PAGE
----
Causes and Symptoms of Rosacea

Rosacea is a skin disease that experts still don’t know the origin of. It causes redness and its treatment sometimes requires systemic drugs. Find out more in this article!
Causes and Symptoms of Rosacea

Last update: 06 March, 2020

Rosacea is a disease that primarily affects the skin. It isn’t difficult to diagnose and is usually detected early because its symptoms don’t go unnoticed. Below, you’ll discover the causes and symptoms of rosacea.

Experts estimate that rosacea affects 2 out of every 1,000 people every year. This calculation isn’t exact and varies widely between different regions of the world. The truth is that there are no reliable records of rosacea. While some countries report a prevalence of less than 1%, others have come to estimate a prevalence of over 10%.

It’s clear that the disease attacks the skin, causing red areas and visible and swollen blood vessels. In addition, red bumps sometimes appear on the skin.

It affects more women than men, including those with fair complexions. It isn’t very common in children and its peak onset is in adulthood, approximately in the thirties and forties.

Diagnostic criteria of rosacea

Many other diseases mimic the symptoms of rosacea. Thus, medical professionals can become confused and diagnose the patient with other conditions. For this reason, experts established criteria in 2002 that doctors have to abide by to diagnose the pathology.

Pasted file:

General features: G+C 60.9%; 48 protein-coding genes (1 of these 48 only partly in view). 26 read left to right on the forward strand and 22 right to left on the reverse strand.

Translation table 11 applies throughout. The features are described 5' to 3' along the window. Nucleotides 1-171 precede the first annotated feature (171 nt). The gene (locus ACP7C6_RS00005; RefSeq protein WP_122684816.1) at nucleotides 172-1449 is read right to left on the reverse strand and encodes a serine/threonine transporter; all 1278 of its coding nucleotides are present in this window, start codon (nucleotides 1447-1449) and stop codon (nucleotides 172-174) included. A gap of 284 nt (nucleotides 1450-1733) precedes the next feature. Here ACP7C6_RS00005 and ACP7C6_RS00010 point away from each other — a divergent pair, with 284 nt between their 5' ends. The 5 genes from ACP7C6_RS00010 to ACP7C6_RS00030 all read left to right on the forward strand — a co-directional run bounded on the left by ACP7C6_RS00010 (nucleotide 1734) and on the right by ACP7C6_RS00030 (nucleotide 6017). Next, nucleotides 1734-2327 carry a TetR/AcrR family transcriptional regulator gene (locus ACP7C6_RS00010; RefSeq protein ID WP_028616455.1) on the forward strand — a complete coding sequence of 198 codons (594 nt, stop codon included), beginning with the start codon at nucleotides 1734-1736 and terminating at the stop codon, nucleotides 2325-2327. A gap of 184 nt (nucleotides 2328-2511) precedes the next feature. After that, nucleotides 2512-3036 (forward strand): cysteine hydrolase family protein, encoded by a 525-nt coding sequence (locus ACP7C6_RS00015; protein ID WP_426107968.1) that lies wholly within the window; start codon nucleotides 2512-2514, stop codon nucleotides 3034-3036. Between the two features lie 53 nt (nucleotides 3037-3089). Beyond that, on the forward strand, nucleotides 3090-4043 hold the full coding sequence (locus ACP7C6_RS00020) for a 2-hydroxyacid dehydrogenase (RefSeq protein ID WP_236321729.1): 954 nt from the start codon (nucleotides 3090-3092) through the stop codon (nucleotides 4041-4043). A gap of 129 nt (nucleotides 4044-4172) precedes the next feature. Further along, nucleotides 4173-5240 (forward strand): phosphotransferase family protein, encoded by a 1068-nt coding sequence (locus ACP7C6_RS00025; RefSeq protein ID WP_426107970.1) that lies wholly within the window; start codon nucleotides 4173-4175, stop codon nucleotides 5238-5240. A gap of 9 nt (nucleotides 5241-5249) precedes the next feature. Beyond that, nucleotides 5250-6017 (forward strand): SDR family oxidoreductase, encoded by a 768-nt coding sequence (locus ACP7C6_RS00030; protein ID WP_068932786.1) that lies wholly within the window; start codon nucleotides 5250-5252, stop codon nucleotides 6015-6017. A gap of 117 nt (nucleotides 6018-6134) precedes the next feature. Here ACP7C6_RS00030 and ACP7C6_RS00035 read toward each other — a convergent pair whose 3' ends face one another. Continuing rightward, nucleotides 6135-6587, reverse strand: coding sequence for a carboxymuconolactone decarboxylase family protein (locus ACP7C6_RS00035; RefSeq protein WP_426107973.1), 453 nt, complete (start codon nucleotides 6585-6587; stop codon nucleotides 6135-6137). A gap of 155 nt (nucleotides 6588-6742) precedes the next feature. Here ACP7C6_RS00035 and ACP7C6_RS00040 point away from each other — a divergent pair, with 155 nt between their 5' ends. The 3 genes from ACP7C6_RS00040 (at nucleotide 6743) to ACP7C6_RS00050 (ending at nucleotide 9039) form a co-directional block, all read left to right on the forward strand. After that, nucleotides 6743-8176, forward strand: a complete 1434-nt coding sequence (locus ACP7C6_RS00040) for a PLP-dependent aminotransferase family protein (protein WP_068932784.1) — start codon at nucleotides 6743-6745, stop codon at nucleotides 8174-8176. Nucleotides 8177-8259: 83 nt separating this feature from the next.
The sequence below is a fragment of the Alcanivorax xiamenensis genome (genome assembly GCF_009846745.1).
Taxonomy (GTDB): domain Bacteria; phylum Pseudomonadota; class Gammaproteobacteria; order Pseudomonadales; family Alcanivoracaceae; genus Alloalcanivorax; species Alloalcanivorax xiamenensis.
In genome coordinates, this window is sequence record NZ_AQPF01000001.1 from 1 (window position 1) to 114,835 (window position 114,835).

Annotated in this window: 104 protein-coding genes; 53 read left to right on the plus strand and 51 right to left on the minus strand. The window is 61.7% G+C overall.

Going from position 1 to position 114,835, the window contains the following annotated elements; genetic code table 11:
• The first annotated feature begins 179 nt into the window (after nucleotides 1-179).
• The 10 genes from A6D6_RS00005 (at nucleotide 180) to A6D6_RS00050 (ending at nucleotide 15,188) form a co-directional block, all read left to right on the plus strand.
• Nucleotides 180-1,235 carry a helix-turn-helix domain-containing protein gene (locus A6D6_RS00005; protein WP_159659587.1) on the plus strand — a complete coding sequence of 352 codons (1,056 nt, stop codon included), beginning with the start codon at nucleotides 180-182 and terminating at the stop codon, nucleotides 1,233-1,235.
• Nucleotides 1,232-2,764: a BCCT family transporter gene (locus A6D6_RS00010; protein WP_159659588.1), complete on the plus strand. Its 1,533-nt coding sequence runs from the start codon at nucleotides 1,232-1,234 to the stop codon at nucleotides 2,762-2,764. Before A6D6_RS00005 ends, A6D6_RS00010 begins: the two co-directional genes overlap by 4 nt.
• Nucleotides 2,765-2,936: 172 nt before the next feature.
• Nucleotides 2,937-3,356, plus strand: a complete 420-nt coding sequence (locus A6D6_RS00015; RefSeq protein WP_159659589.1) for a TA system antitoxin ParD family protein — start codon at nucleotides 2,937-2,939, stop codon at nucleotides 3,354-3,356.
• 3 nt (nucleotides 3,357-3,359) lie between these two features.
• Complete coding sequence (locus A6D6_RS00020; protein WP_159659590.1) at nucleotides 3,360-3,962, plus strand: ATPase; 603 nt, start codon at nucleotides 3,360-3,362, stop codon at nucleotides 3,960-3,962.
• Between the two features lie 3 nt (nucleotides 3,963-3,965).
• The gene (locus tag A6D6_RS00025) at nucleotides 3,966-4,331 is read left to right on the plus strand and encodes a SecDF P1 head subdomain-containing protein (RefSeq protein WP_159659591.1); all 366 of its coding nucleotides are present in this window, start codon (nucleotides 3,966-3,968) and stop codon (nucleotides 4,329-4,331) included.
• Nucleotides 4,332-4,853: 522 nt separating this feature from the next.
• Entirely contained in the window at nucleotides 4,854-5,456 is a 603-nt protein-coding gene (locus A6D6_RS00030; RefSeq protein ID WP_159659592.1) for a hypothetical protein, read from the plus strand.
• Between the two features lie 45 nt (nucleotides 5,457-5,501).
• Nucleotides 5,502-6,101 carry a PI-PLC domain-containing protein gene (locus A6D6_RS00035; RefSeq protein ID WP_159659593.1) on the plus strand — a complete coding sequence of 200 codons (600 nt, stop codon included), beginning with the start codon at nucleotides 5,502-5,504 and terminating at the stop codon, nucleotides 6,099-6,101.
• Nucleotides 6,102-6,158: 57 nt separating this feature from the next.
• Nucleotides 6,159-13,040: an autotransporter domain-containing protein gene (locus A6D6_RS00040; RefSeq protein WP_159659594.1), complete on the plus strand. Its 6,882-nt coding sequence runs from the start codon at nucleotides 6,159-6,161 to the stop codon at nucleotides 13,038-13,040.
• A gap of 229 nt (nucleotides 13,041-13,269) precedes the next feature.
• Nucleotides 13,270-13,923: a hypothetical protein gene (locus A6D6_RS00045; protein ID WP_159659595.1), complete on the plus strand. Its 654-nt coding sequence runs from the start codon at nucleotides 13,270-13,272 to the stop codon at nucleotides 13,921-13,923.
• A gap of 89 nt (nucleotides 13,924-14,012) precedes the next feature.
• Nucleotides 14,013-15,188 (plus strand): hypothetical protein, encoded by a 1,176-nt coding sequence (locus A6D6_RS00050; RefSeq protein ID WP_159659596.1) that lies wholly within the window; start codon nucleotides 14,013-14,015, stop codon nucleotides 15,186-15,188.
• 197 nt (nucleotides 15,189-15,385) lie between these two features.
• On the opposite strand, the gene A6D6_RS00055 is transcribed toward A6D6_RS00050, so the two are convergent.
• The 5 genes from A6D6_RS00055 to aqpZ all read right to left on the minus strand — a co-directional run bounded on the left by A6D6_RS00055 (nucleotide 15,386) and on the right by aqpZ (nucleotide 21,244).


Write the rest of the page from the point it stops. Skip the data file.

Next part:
These diagnostic criteria are classified into primary and secondary. Some of the primary signs of rosacea are:

  • Facial erythema  – skin redness
  • Telangiectasias  – dilated blood vessels
  • Finally, papules and pustules – skin bumps with or without pus

The secondary signs are:

  • Itchy skin
  • Dry skin
  • Enlarged nose
  • Eye injuries
A dermatologist examining a patient's skin.
The diagnosis of rosacea is usually timely because its symptoms are quite evident aesthetic-wise.

The causes of rosacea

As we mentioned above, experts still don’t know the real causes of rosacea. It’s possible that genetic issues combine with some environmental triggers to lead to the skin reaction.

Some scientific studies have linked rosacea with allergies, especially elements that float in the air and foods. This doesn’t mean that rosacea is a form of allergy, but that there is a related component in the manifestation of the reaction.

Also, it’s worth mentioning that patients with this skin disease are more likely to suffer from hypertension and metabolic diseases. In women, hormonal imbalance is more common.

Some possible triggers of rosacea are:

  • Exposure to sunlight
  • Dry, windy weather
  • The consumption of spicy foods and alcoholic beverages
  • Stress
  • Drugs with vasodilatory properties
  • Cosmetics


Clearly, the ultimate symptom of rosacea are red spots on the face, usually located in the center. This symptom is accompanied by dilated blood vessels.

The red spots may or may not be accompanied by red bumps. People may confuse it with acne, although it isn’t the same type of skin lesion. Furthermore, the bumps aren’t always filled with pus.